POV asked Professor Tom McSorley about the impact of digital media on the film programme. “The impact has been considerable, with students being able to gain access to materials—primary and secondary—with much greater ease. While we still ensure that the moving images in class are seen collectively and without interruption (as in an actual theatre situation), motivated students are now engaging with the works in interesting new ways via digital research options (e.g. filmmaker interviews, websites, trailers, etc.). The rate of change in this area has been dizzying, but exciting and academically rewarding.
“We are also finding that students are increasingly interested in VR and new media, and we are trying to incorporate the study of these new forms into teaching about moving image culture and its ever-expanding manifestations (apps, gaming, etc.). It is a challenge, certainly, as the field is shifting constantly.”
Concordia’s Mel Hoppenheim School of Cinema is divided into three programmes: Film Studies, Animation and Production. Digital media has affected all of them.
Concordia has built up an arsenal of digital equipment that can compete with any school in Canada. “Students are now shooting their work on the most advanced cameras used in the industry,” says adjunct Film Production professor Michael Yaroshevksy. “Third year students produce their films on ARRI Alexa XT 4:3/16:9 sensor cameras, second-years work with RED Scarlet cameras, and first-year students are introduced to digital film production on Blackmagic Cinema cameras.” The post-production tools are similarly impressive: students finish their projects with the Rohde & Schwarz Clipster digital intermediate system, an award-winning programme that can handle any level of resolution and is used in professional postproduction facilities globally.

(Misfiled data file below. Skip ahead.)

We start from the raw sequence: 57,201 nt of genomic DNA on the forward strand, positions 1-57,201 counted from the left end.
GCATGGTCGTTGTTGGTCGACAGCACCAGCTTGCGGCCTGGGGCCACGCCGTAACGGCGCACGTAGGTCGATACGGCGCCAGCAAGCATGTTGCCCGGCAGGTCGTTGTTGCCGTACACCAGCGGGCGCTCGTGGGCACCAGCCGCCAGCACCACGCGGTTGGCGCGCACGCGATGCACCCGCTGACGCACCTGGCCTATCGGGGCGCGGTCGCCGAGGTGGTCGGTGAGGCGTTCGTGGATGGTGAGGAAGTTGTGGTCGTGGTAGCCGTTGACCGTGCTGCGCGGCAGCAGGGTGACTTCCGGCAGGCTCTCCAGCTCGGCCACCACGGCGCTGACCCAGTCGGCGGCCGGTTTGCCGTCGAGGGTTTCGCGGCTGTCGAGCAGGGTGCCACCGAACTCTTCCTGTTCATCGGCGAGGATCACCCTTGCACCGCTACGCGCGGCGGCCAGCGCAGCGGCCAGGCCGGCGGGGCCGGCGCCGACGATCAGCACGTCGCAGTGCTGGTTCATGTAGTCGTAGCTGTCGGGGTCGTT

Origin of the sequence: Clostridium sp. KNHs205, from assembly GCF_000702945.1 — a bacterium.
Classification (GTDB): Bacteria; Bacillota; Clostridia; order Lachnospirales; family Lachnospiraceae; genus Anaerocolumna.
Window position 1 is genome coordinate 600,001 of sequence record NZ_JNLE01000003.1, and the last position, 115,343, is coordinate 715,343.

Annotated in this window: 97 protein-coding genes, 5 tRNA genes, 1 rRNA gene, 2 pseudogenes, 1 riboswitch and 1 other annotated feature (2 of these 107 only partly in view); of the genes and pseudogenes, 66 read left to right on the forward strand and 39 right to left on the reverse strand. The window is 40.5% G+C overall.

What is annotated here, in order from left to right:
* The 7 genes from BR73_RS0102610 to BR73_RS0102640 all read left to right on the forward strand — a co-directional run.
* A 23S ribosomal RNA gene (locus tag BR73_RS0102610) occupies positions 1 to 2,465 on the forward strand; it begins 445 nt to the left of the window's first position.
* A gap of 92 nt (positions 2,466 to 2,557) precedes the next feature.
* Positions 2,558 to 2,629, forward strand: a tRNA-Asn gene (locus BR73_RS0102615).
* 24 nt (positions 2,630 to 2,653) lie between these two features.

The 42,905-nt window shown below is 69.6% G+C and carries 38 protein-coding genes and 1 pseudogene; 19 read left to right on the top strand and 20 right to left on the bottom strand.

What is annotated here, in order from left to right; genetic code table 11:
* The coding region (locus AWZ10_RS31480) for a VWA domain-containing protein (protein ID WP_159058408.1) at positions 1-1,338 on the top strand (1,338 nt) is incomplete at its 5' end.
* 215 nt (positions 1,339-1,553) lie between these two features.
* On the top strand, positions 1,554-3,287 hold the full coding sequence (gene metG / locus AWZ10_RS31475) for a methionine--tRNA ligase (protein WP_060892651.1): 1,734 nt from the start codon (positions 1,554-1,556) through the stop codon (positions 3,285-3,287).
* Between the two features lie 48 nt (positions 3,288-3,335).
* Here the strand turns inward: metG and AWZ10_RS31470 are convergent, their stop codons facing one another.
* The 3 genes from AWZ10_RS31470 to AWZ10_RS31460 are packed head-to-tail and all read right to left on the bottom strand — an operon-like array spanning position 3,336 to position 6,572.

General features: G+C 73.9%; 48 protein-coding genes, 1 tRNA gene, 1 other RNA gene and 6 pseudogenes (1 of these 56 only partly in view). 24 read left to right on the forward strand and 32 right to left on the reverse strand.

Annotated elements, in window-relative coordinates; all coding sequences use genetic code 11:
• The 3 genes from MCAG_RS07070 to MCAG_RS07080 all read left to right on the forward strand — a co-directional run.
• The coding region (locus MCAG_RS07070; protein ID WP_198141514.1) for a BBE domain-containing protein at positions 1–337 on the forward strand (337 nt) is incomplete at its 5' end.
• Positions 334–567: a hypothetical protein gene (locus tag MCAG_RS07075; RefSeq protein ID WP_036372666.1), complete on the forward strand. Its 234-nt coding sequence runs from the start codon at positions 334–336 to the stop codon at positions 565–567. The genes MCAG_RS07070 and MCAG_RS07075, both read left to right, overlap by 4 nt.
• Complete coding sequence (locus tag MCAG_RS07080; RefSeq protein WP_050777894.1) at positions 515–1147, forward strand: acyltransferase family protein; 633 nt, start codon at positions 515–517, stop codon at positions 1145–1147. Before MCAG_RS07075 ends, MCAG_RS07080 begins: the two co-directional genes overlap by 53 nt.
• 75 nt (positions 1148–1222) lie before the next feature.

“In Film Studies, digital media—particularly what’s available on the internet—has helped us greatly,” says Professor Catherine Russell. “For academics, there are articles and archival material available online, which can help research greatly in what is coming to be known as ‘digital humanities.’ Many of us still have to travel to find important documents related to our projects, but in many instances we can access important textual items through websites administered through universities, foundations, film festivals and other third-party websites.
“It’s also become possible to see rare films online. YouTube has many art films, documentaries, experimental cinema and silent classics, which are useful for students and professors alike. Through Vimeo and other sites, filmmakers and colleagues can offer access to even more contemporary and archival films. This is a real boon to us.
“We’re finding that students and teachers are engaging in the creation of video essays. Through greater access to visual material available in digital format, it’s possible to create essays combining film clips and contemporary footage, forming them into a scholarly statement.